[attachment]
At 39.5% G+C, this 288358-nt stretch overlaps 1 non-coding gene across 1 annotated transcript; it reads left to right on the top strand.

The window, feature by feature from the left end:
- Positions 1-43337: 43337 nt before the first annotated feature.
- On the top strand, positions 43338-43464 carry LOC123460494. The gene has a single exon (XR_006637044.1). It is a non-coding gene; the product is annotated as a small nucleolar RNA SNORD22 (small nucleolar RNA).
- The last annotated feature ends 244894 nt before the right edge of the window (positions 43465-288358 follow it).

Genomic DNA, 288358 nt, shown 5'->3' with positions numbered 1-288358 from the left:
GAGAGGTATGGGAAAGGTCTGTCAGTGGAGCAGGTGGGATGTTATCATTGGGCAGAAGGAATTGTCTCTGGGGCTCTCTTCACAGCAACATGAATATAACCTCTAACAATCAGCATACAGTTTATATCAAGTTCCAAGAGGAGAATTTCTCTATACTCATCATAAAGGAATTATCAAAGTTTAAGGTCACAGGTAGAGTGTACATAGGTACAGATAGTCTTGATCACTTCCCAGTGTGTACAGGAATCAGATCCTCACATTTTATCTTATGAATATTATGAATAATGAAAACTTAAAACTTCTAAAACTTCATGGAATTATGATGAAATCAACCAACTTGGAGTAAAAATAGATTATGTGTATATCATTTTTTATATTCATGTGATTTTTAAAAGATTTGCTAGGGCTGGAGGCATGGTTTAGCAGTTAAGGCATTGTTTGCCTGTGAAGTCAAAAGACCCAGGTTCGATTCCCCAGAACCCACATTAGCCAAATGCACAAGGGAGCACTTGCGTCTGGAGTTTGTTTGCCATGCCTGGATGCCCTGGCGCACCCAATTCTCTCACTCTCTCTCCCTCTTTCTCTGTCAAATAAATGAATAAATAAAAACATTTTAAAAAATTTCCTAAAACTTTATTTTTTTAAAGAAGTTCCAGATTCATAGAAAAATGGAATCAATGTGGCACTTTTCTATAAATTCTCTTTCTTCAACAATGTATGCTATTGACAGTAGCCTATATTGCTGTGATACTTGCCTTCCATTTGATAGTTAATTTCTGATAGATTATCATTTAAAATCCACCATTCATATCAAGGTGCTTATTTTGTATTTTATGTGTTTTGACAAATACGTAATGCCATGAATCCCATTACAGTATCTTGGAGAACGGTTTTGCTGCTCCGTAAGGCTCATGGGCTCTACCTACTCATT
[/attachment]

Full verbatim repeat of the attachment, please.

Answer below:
At 39.5% G+C, this 288358-nt stretch overlaps 1 non-coding gene across 1 annotated transcript; it reads left to right on the top strand.

The window, feature by feature from the left end:
- Positions 1-43337: 43337 nt before the first annotated feature.
- On the top strand, positions 43338-43464 carry LOC123460494. The gene has a single exon (XR_006637044.1). It is a non-coding gene; the product is annotated as a small nucleolar RNA SNORD22 (small nucleolar RNA).
- The last annotated feature ends 244894 nt before the right edge of the window (positions 43465-288358 follow it).

Genomic DNA, 288358 nt, shown 5'->3' with positions numbered 1-288358 from the left:
GAGAGGTATGGGAAAGGTCTGTCAGTGGAGCAGGTGGGATGTTATCATTGGGCAGAAGGAATTGTCTCTGGGGCTCTCTTCACAGCAACATGAATATAACCTCTAACAATCAGCATACAGTTTATATCAAGTTCCAAGAGGAGAATTTCTCTATACTCATCATAAAGGAATTATCAAAGTTTAAGGTCACAGGTAGAGTGTACATAGGTACAGATAGTCTTGATCACTTCCCAGTGTGTACAGGAATCAGATCCTCACATTTTATCTTATGAATATTATGAATAATGAAAACTTAAAACTTCTAAAACTTCATGGAATTATGATGAAATCAACCAACTTGGAGTAAAAATAGATTATGTGTATATCATTTTTTATATTCATGTGATTTTTAAAAGATTTGCTAGGGCTGGAGGCATGGTTTAGCAGTTAAGGCATTGTTTGCCTGTGAAGTCAAAAGACCCAGGTTCGATTCCCCAGAACCCACATTAGCCAAATGCACAAGGGAGCACTTGCGTCTGGAGTTTGTTTGCCATGCCTGGATGCCCTGGCGCACCCAATTCTCTCACTCTCTCTCCCTCTTTCTCTGTCAAATAAATGAATAAATAAAAACATTTTAAAAAATTTCCTAAAACTTTATTTTTTTAAAGAAGTTCCAGATTCATAGAAAAATGGAATCAATGTGGCACTTTTCTATAAATTCTCTTTCTTCAACAATGTATGCTATTGACAGTAGCCTATATTGCTGTGATACTTGCCTTCCATTTGATAGTTAATTTCTGATAGATTATCATTTAAAATCCACCATTCATATCAAGGTGCTTATTTTGTATTTTATGTGTTTTGACAAATACGTAATGCCATGAATCCCATTACAGTATCTTGGAGAACGGTTTTGCTGCTCCGTAAGGCTCATGGGCTCTACCTACTCATT